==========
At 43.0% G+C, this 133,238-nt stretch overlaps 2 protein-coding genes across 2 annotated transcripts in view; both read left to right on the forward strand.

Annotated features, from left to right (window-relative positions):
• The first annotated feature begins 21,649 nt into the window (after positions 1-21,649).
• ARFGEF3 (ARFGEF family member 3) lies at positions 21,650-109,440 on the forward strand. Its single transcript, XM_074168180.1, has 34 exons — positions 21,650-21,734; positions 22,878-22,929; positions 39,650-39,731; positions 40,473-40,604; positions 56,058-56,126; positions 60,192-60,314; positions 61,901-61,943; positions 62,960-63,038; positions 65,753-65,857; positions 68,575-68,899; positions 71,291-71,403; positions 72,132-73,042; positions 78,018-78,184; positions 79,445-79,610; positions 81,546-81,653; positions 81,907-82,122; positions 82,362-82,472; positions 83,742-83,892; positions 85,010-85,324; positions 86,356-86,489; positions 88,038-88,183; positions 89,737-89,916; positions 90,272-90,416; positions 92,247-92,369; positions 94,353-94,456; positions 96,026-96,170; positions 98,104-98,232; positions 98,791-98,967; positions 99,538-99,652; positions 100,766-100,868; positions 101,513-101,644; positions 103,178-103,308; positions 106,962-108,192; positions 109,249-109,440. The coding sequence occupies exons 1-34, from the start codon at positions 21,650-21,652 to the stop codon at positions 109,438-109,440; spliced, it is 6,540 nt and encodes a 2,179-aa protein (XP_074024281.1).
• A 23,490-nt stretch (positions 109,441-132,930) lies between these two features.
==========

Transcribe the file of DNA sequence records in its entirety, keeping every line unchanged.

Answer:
At 43.0% G+C, this 133,238-nt stretch overlaps 2 protein-coding genes across 2 annotated transcripts in view; both read left to right on the forward strand.

Annotated features, from left to right (window-relative positions):
• The first annotated feature begins 21,649 nt into the window (after positions 1-21,649).
• ARFGEF3 (ARFGEF family member 3) lies at positions 21,650-109,440 on the forward strand. Its single transcript, XM_074168180.1, has 34 exons — positions 21,650-21,734; positions 22,878-22,929; positions 39,650-39,731; positions 40,473-40,604; positions 56,058-56,126; positions 60,192-60,314; positions 61,901-61,943; positions 62,960-63,038; positions 65,753-65,857; positions 68,575-68,899; positions 71,291-71,403; positions 72,132-73,042; positions 78,018-78,184; positions 79,445-79,610; positions 81,546-81,653; positions 81,907-82,122; positions 82,362-82,472; positions 83,742-83,892; positions 85,010-85,324; positions 86,356-86,489; positions 88,038-88,183; positions 89,737-89,916; positions 90,272-90,416; positions 92,247-92,369; positions 94,353-94,456; positions 96,026-96,170; positions 98,104-98,232; positions 98,791-98,967; positions 99,538-99,652; positions 100,766-100,868; positions 101,513-101,644; positions 103,178-103,308; positions 106,962-108,192; positions 109,249-109,440. The coding sequence occupies exons 1-34, from the start codon at positions 21,650-21,652 to the stop codon at positions 109,438-109,440; spliced, it is 6,540 nt and encodes a 2,179-aa protein (XP_074024281.1).
• A 23,490-nt stretch (positions 109,441-132,930) lies between these two features.